-Gartner, 4 Technology Sources for an AI-Enabled Enterprise


  • AI benefits are obvious to personnel
  • Little to no need to learn new tools
  • Quick wins lessen fear and lower the barrier to entry into AI
  • Better analytics, leading to further experiments
  • Pre-integrated with data


  • Supported use cases are limited to those within business apps
  • Personnel who learn the realistic capabilities of AI may be disillusioned
  • These use cases do not offer the full scope of AI’s potential
  • There’s no ability to use data outside the app

Investing in a Machine Learning/Data Science Platform

“Gartner defines a data science and ML platform as a cohesive software offering that provides the building blocks and environment for creating data science solutions, and supports incorporating those solutions into business process, surrounding infrastructure and products.”

-Gartner, 4 Technology Sources for an AI-Enabled Enterprise

Data science and ML platforms (some of which are listed in “2019 Magic Quadrant for Data Science and Machine Learning Platforms”) are increasingly available for a broad spectrum of users.

Another worthwhile resource for AI initiatives machine learning/data science platforms. More useful options are cropping up on the market, built to accommodate numerous types of users. This includes: operational workers, engineers, and data scientists focused on deploying models and designing experiments.


  • Customization
  • Establish a solid foundation for developing solutions
  • Encourage collaboration between varying roles
  • Gain visibility for analytics leaders
  • Create data science solutions rather than pretrained models


  • Requires more involved work
  • Need experts
  • Costly
  • Risk of provider acquisition/going out of business
  • May require data curation

Lean on a System Integrator to Extend Talent and Gain Prebuilt AI Assets

Businesses who already work with a system integrator may want to consider a discussion on AI prototypes. Sis usually offer AI tools and technologies to customers. In fact, according to Gartner “Over 80% of the SIs interviewed by Gartner during the last two years had developed a platform that was being utilized to anchor their offering.”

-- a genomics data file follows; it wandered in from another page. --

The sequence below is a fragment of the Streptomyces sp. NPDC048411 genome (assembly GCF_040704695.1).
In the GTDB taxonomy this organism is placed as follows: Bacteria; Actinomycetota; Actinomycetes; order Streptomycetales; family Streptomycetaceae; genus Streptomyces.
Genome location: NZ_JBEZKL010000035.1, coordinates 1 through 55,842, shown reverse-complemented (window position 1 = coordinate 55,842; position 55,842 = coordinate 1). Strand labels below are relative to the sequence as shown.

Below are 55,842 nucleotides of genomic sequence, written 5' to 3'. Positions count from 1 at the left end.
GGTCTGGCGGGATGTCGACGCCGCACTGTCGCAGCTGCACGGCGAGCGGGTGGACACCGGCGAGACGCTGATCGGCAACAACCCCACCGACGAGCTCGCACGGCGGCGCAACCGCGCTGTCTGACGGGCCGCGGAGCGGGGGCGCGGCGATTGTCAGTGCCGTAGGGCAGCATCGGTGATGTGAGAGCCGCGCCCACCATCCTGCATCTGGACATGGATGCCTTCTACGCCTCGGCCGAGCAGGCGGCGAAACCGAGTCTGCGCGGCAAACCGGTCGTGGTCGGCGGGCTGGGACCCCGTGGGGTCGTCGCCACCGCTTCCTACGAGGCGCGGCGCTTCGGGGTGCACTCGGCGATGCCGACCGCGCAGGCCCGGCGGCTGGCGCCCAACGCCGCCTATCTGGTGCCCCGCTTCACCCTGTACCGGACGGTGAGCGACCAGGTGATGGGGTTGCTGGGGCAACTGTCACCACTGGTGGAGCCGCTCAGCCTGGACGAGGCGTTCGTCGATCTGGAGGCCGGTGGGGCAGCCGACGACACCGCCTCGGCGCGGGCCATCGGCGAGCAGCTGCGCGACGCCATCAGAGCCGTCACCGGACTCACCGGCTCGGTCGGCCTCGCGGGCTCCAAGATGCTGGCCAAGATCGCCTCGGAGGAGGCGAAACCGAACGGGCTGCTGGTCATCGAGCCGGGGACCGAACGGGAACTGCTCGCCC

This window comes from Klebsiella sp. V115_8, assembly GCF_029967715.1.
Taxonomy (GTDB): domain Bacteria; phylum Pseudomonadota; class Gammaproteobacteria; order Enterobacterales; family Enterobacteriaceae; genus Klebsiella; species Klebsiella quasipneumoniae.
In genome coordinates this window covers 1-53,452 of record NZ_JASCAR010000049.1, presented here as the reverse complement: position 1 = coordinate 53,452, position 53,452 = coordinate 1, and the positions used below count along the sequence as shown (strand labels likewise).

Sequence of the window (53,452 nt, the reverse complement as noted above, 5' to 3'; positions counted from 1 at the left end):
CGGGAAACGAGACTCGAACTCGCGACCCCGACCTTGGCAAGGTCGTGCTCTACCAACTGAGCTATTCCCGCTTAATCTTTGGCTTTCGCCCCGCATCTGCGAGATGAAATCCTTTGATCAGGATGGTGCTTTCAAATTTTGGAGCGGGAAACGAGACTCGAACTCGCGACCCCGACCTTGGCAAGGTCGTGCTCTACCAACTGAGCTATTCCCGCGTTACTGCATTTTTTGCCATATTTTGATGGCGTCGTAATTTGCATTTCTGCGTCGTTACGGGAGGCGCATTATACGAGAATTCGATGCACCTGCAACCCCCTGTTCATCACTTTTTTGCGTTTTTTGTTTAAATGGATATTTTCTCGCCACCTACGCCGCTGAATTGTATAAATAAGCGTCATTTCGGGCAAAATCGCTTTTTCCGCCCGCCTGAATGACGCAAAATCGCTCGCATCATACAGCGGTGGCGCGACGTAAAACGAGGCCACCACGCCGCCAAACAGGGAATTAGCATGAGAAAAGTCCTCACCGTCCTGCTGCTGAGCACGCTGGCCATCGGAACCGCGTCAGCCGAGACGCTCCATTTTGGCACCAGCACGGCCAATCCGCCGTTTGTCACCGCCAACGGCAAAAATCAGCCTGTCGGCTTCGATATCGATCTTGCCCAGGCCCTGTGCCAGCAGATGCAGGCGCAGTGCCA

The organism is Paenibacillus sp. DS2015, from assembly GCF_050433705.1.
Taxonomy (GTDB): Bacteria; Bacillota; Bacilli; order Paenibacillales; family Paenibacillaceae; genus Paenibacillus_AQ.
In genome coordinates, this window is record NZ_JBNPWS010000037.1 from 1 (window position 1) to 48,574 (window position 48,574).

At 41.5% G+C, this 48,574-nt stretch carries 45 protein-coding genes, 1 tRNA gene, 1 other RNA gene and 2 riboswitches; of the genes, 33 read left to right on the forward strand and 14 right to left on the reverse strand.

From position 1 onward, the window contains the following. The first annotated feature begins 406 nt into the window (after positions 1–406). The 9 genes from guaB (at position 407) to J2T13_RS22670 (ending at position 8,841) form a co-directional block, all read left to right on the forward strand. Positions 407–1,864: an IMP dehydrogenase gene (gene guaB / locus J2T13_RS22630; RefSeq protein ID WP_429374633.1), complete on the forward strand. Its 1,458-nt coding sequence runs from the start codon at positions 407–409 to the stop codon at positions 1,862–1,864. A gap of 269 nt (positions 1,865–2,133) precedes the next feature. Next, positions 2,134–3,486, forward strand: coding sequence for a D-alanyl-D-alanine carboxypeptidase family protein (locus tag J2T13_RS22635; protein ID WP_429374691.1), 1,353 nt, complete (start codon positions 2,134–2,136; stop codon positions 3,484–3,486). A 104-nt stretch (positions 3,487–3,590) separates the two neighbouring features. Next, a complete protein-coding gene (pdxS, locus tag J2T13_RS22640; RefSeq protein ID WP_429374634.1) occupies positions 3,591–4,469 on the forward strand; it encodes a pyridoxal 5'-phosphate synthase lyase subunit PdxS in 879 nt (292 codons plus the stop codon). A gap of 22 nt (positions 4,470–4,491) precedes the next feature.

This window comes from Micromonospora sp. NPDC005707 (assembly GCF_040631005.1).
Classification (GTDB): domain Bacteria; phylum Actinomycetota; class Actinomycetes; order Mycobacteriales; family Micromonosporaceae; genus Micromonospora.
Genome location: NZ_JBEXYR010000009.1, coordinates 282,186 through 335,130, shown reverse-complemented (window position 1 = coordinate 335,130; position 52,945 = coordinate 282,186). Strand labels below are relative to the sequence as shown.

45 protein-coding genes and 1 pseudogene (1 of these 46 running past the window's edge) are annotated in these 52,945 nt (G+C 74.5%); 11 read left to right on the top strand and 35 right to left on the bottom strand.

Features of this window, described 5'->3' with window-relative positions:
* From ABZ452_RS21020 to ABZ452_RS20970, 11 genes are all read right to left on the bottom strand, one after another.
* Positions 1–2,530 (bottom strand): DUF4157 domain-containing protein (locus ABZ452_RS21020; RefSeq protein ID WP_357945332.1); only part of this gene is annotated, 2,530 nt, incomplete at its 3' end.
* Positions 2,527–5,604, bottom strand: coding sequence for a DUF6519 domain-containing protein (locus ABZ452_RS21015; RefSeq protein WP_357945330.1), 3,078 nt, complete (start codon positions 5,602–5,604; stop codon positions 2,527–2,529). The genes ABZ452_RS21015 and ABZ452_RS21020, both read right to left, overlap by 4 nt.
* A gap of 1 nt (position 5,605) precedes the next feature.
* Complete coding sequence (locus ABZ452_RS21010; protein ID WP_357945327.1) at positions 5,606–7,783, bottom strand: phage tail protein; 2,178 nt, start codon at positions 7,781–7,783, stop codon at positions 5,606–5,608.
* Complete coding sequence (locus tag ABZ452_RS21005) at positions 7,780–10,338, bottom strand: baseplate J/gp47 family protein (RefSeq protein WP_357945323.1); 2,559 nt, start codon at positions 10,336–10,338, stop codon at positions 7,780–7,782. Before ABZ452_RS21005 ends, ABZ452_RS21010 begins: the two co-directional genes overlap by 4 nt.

It’s worth noting: application decision-makers should be aware that AI options among Sis may not necessarily offer a precisely applicable solution. However, most Sis have established processes for helping customers create AI solutions using their platforms, even without pretrained solutions.


  • One-stop shop
  • SI is accountable for platform and services
  • Sis have processes for supporting customers in their ideations


  • Higher risk of lock-in
  • Platforms sometimes only available with services
  • Relying on an SI may limit the ability to build upon internal AI skills

Embracing the Future of AI/ML Capabilities

AI is here, but it’s not taking over—and it’s here to augment humans in the workplace; not replace them. Decision-makers who are focused on integrating AI into the business should consider the following:

  • Rely on cloud vendors you’ve already established relationships within addition to in-house AI skills.
  • Don’t forget to evangelize the AI-enabled capabilities that are already available within your workforce, unbeknownst to many end-users.
  • Choose the data science platforms that align with your internal expertise.

At Extreme Networks, our vision for the future is the autonomous enterprise, of which AI is a significant component. We encourage our customer base to further explore the possibilities for initiating AI projects at a comfortable pace.

To get the full scoop on recommendations, as well as predicted future trends for leveraging these technology sources, read the complete Gartner report.


Gartner, 4 Technology Sources for an AI-Enabled Enterprise, Saniye Alaybeyi, Susan Tan, Peter Krensky, Van Baker, 9 April 2019

Gartner, Magic Quadrant for Data Science and Machine Learning Platforms, Carlie Idoine, Peter Krensky, Erick Brethenoux, Alexander Linden, 28 January 2019

Gartner does not endorse any vendor, product or service depicted in its research publications, and does not advise technology users to select only those vendors with the highest ratings or other designation. Gartner research publications consist of the opinions of Gartner’s research organization and should not be construed as statements of fact. Gartner disclaims all warranties, expressed or implied, with respect to this research, including any warranties of merchantability or fitness for a particular purpose.